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4.2.2 China: State-Led Strategic Foreign Investment Policies

Deng's policies, which began in 1978, opened the country to trade and lifted the ban on direct investment from foreign countries. The following year the Joint Management Law (the Sino-Foreign Mutual Corporate Investment Law) was passed, creating institutional foundations for enticing foreign firms through the introduction of foreign capital, transfer of technology, and promotion of exports. In addition, in 1980, the Chinese government established four economic zones— Shenzhen, Zhuhai, Shantou, and Xiamen—to experiment with economic development models to attract foreign firms. The government developed infrastructure to lure foreign firms to these zones and implemented preferential policies such as tax breaks for these firms. In 1984, the country opened 14 coastal cities to foreign investment, including Shanghai, Tianjin, and Dalian, and in 1986, regional restrictions on independent investments by foreign firms were lifted through the passage of the Foreign Enterprise Law. In 1988, almost all coastal regions became a part of the coastal economic liberalization zone through the government's implementation of a coastal zone economic development strategy.

Market reforms accelerated as a result of Deng's 1992 southern tour speech, and the investment of foreign capital into the country began in earnest. Between 1995 and 1997, the Chinese government began opening up domestic markets with the goal of acquiring WTO membership, and also started liberalizing trade by implementing measures such as reducing tariffs. In the latter half of the 1990s, China attracted foreign capital with abundant preferential policies and cheap labor as weapons, thereby establishing itself as the “factory of the world.” A plan to develop western China kicked off in 1999, and the opening up of China to foreign markets moved from coastal regions to the country's interior. In 2001, China became a member of the WTO, and with further loosening of foreign capital restrictions in the service industries, China saw a dramatic rise in the amount of direct investment.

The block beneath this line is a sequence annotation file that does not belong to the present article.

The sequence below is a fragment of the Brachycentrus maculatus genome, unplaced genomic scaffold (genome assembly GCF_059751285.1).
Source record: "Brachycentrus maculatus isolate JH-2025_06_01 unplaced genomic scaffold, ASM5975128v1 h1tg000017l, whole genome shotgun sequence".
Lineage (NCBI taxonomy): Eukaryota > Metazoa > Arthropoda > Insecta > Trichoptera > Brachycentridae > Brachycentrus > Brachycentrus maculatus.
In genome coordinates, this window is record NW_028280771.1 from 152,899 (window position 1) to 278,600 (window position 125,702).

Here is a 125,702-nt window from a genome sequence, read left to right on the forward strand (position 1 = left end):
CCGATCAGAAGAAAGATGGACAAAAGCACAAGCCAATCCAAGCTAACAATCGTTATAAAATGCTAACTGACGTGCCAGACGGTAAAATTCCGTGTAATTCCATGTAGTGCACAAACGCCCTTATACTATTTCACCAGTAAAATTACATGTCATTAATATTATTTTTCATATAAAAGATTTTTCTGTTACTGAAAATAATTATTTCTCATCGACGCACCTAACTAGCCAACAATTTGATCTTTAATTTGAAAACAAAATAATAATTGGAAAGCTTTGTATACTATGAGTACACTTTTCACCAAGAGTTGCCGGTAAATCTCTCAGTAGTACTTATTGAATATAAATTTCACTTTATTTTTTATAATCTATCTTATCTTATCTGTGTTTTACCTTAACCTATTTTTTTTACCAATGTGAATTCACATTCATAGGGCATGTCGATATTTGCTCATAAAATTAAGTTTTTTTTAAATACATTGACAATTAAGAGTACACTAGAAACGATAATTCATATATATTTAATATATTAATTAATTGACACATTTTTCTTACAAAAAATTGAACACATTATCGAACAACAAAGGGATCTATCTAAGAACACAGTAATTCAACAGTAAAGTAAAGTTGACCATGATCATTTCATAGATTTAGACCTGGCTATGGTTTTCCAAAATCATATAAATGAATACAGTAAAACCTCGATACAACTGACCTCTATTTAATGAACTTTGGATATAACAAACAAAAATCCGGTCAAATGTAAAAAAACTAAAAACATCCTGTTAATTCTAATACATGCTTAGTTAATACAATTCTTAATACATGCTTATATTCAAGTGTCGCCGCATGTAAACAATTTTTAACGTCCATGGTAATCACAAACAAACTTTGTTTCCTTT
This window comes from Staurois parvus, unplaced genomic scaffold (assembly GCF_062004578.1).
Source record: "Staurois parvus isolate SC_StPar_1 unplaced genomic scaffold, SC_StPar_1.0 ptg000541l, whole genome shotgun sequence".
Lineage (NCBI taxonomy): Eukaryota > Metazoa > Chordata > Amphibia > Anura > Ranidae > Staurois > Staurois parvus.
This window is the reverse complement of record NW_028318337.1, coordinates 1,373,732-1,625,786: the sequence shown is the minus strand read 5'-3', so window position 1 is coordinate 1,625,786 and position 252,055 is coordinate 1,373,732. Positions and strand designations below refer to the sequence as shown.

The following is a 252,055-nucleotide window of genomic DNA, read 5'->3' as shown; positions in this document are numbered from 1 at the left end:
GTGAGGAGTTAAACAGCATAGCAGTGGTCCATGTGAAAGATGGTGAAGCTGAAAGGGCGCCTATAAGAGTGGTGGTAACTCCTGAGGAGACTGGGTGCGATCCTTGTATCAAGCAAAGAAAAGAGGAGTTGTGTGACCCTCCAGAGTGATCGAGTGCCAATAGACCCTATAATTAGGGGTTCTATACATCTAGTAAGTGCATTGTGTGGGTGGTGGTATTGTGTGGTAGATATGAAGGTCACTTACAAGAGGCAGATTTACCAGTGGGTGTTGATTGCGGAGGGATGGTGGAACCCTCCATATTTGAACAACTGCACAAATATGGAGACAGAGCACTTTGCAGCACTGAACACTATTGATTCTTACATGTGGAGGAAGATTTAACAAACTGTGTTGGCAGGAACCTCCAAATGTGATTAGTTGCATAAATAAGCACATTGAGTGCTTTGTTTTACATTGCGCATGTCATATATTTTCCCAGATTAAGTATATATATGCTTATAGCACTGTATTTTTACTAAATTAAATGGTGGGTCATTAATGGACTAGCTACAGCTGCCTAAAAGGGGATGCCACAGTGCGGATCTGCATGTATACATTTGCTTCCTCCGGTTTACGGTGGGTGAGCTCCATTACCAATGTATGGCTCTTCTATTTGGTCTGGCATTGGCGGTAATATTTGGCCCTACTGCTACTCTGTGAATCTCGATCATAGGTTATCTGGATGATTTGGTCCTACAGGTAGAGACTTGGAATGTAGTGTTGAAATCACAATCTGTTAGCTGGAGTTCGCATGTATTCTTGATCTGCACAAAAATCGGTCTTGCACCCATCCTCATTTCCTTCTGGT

The methods of capitalization in China include independent foreign capitalization (wholly owned firms) and joint capitalization in the form of a joint venture with a Chinese firm. Until the 1990s, direct investment in China was often done at the request of local governments, and many of those investments were made as joint ventures with local firms. However, with China joining the WTO in 2001, the country gradually eliminated restrictions on foreign capital. This relaxation applied not only to the manufacturing industry but also to service industries such as distribution and finance, with many industries freely able to decide whether to create a wholly owned subsidiary or joint venture. However, it is important to note that industries such as the automotive industry, which are viewed as strategically critical by the Chinese government, have their own rules. For example, in the automotive industry, foreign firms are not allowed to establish a wholly owned subsidiary, and are restricted to less than 50 % ownership in joint ventures.

In the 11th 5-year plan that began in 2006, the Chinese government clarified its stance on the selection of investments by foreign firms and outlined its goal for becoming a “technology nation” with heightened competitiveness of Chinese firms. In January 2008, the government enacted a labor contract law that improved worker compensation, as well as a new corporate income tax law that eliminated preferential income tax breaks on foreign firms. Currently, the Chinese government hopes to bring in high-tech companies and environmental firms that will contribute to the development of the country, rather than simple manufacturers and assemblers that have, to date, dominated China's landscape. Given the reductions in preferential policies for foreign capital, the rise in labor costs, and a stronger Chinese currency, foreign firms are beginning to change their investment strategies in China. Some foreign firms are examining a setup of bases in nearby countries such as Vietnam to distribute their risk, in what is known as a “China Plus One” strategy.

 
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